Summer Fundraiser 2014, Day One
Well, it’s that time again. Actually, it’s one month past the time — as Dymphna pointed out back in May, we couldn’t hold our spring fundraiser on schedule, because the workload after my trip to Orlando was so heavy that a week of fundraising would have been too grueling to contemplate. So we postponed the event until the solstice, and skipped straight from winter to summer.
Imamgate has been a lot of work, too (see last night’s post), but we couldn’t put the moment off any longer. Niggling little things like electric bills and real estate taxes and groceries keep popping up, reminding us of our onerous duty. So here we are again — albeit a month late — dutifully dunning our faithful readers for yet another round.
Dymphna has not been well lately, especially for the last two days, so it’s touch-and-go whether she’ll be down here in the sawdust contributing her own posts to this week’s effort. She’s been able to get in a few licks posting comments here and there, but there are some days when it’s all she can do to drag herself out of bed. In fact, unless she wakes up pain-free and without a fever in the morning (later this morning, that is), she and I may be spending some time down at the doctor’s office.
In other words: this week may be somewhat light on posting. Nevertheless, it is fundraising week, and we will soldier on.
Dymphna and I have been discussing this week’s fundraiser for the past few days. During the course of our conversations, it occurred to me that Gates of Vienna has become a sort of institution. We’ve been at this now for almost ten years, and for the last eight of those it has been my principal occupation. What started out as a way to help Dymphna overcome her grief about her daughter’s death has evolved into something else entirely.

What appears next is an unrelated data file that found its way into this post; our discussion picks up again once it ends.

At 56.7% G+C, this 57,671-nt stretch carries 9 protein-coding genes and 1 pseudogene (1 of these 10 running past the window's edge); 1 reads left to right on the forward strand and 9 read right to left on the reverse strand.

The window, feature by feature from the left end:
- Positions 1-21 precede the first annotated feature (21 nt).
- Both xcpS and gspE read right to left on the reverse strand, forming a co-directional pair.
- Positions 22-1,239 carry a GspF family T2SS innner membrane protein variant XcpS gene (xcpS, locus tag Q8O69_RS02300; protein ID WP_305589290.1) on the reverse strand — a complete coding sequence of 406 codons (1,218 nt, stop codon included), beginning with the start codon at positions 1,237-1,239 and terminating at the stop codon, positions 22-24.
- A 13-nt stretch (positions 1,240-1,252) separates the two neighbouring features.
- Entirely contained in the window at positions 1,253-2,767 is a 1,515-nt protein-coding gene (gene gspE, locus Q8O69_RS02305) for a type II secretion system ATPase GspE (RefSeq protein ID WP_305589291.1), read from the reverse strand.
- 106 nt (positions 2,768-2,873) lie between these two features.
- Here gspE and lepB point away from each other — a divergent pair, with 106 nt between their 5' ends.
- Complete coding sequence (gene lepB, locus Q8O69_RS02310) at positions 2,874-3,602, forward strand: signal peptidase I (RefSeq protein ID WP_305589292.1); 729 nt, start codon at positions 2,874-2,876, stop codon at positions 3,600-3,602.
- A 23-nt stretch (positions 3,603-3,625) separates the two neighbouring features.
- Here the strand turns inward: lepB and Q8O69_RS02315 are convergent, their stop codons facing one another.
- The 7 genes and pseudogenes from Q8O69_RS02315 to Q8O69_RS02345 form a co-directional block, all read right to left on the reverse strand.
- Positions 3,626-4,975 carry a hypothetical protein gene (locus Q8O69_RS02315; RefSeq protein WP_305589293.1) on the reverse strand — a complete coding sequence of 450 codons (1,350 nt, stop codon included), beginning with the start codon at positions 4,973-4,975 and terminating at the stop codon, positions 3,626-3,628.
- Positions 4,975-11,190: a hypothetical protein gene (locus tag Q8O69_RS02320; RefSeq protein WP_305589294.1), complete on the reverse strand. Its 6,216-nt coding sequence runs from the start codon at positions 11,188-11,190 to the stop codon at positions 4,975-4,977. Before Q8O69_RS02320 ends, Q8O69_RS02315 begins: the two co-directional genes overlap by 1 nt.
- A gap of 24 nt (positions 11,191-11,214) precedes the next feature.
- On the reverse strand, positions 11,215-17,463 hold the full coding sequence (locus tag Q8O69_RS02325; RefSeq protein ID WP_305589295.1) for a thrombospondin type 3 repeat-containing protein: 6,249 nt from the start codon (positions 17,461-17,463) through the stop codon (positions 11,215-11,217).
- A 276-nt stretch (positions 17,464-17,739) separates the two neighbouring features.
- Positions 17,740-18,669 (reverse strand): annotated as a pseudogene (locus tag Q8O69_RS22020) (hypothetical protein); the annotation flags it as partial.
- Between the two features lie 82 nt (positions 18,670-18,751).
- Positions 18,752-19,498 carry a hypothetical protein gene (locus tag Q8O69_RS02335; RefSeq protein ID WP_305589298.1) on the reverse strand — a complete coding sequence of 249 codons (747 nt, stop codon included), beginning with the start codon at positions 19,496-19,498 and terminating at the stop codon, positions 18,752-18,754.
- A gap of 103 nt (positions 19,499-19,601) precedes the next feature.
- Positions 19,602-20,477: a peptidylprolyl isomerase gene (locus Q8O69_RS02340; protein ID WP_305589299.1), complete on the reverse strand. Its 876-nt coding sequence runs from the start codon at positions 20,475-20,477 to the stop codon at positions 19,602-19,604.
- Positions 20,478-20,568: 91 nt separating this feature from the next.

Sometime in the past six or seven years, without our noticing it, Gates of Vienna morphed into an enterprise much larger than either of us. It has become a source of information that people rely on, especially concerning subjects that are considered taboo and untouchable on many other websites (that is, subjects that tend to elicit the Screaming Nazi Heeber-Jeebers, but that’s a topic for another post).
It’s not just that Vlad Tepes, Henrik Ræder Clausen, and Elisabeth Sabaditsch-Wolff have taken on a much larger roles in the routine running of this website, but that so many others have contributed their skills, knowledge, and expertise to what we do. Dozens of people now supply information, do translations, and write articles for us. It’s reached the point that communication and editing have become at least 75% of what I do every day.
The “Imamgate” scandal is a case in point. Early this month I noticed the news story announcing in advance the interfaith event at the Vatican, so I was watching for more information. But I didn’t need to — Rembrandt Clancy and Vlad both kept me well informed. The process eventually involved a number of sites and people:
- Politically Incorrect to break the news in German,
- Rembrandt Clancy to translate it,
- Russkiy to listen to the Arabic audio and provide a summary,
- Vlad to hunt down videos from various sources,
- Rembrandt Clancy again to do more translations from the German and analyze the theological implications,
- Ritamalik to translate the complete Arabic video, and
- Vlad to edit and subtitle the final product.
And we’re not done with Imamgate yet — stay tuned.
My point is this: Gates of Vienna has become far more than just Dymphna and me. It is now a collectively run institution, and we are simply its curators. It’s our job to collect artifacts and organize new exhibits. We take care that the lights stay on, keep the floors waxed, and see that the glass cases get polished. We open the doors every morning and keep an eye on the visitors, making sure that no lunatic with a sledgehammer can wreak havoc among the mummy cases.